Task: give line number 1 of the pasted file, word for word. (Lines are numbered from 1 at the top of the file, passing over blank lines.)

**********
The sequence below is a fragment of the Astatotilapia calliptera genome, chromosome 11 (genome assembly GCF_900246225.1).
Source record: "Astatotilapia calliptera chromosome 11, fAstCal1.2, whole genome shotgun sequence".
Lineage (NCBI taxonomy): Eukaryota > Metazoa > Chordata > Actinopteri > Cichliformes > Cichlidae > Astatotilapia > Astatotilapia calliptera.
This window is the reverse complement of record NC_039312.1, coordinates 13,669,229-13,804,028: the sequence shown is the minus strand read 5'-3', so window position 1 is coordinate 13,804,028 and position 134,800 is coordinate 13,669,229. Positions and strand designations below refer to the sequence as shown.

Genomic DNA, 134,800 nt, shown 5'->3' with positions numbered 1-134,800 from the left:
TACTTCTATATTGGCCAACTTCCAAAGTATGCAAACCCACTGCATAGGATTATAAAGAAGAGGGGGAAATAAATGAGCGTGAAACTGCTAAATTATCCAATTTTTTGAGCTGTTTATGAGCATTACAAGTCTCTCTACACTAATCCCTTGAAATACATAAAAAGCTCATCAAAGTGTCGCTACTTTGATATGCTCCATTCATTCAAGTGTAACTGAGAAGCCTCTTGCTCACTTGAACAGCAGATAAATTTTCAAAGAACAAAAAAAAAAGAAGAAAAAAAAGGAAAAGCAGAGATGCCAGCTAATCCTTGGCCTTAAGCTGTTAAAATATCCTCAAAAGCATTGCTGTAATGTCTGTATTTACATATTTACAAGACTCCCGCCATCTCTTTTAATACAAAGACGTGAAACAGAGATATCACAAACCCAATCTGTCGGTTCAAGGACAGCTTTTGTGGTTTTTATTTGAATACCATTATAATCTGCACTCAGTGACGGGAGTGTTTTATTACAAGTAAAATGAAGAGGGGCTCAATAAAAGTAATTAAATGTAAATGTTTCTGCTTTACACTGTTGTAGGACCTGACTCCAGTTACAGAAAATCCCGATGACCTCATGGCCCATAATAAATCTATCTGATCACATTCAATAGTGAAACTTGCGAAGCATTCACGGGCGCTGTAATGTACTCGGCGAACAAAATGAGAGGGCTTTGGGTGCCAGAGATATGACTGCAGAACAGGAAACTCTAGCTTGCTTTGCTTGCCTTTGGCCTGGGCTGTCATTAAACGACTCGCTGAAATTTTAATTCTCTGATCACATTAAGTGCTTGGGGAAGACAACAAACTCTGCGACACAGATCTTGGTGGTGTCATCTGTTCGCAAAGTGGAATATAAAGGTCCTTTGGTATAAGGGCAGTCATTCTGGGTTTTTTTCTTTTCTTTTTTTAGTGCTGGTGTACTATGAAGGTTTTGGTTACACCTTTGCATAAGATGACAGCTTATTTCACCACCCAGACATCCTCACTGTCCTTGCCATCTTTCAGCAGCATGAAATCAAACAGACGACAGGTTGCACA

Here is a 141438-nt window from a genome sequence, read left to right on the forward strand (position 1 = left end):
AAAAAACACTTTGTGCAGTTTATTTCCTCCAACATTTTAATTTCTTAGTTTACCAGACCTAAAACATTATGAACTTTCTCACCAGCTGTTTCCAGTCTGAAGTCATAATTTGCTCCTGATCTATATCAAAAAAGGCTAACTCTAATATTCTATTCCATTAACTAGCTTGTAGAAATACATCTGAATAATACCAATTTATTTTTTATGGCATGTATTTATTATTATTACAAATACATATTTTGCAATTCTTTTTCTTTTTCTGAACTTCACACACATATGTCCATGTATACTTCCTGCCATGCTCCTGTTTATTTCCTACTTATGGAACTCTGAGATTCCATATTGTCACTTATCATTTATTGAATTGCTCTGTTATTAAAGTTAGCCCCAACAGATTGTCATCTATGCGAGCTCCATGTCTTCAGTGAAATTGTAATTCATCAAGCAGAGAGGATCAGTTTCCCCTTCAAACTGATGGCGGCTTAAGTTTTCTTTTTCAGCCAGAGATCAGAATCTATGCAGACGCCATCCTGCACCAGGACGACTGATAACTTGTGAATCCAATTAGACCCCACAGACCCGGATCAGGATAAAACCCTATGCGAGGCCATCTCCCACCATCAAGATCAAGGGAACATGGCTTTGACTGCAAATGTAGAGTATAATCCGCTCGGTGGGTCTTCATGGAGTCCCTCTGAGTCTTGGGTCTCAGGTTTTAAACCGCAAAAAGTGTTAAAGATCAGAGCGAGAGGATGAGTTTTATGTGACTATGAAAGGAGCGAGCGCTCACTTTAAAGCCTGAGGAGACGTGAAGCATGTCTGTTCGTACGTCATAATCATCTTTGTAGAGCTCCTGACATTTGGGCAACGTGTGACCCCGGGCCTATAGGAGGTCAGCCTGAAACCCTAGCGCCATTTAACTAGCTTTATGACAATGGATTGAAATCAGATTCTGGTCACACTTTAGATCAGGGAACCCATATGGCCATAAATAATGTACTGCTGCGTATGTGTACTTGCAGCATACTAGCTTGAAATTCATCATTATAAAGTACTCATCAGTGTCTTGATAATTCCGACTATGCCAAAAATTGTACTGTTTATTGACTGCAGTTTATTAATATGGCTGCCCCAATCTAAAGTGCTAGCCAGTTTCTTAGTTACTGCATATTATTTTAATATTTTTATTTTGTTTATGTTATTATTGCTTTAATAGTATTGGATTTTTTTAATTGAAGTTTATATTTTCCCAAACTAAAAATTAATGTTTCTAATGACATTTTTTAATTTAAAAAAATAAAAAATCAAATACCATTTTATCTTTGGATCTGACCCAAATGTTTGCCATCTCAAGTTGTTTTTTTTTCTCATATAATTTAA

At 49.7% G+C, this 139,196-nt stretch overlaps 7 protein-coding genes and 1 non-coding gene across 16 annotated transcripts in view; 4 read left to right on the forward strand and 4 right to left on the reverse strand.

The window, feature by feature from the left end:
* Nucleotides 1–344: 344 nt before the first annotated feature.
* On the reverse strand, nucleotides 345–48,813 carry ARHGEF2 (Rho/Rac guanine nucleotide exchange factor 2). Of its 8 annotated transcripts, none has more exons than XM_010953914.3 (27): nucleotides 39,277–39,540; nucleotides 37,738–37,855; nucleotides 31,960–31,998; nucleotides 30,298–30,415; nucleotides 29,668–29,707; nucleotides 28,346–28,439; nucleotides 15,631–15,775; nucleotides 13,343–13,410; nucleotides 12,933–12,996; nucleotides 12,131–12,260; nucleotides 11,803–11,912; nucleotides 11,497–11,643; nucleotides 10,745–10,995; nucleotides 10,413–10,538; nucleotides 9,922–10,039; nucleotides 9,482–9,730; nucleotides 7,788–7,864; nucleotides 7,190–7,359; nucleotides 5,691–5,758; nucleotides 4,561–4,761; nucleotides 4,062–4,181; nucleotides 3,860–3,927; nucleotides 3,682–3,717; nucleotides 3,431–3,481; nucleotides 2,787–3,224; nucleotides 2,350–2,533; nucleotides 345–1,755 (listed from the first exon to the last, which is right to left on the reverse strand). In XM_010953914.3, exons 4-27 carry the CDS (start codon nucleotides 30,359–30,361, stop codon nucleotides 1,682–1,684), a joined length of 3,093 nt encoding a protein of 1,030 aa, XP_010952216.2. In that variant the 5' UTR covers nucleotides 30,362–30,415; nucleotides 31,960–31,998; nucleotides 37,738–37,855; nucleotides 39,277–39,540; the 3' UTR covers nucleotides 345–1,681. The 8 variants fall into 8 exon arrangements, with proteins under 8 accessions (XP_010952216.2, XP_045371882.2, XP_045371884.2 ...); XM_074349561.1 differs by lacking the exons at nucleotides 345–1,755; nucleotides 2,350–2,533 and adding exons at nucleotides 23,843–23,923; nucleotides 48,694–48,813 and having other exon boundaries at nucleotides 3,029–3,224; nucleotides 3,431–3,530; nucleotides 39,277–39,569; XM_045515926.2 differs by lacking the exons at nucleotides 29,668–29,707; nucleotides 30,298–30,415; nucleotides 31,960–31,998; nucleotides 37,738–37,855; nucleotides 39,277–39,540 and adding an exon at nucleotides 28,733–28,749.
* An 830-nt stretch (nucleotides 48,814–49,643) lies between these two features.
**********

The sequence below is a fragment of the Astatotilapia calliptera genome, chromosome 11 (genome assembly GCF_900246225.1).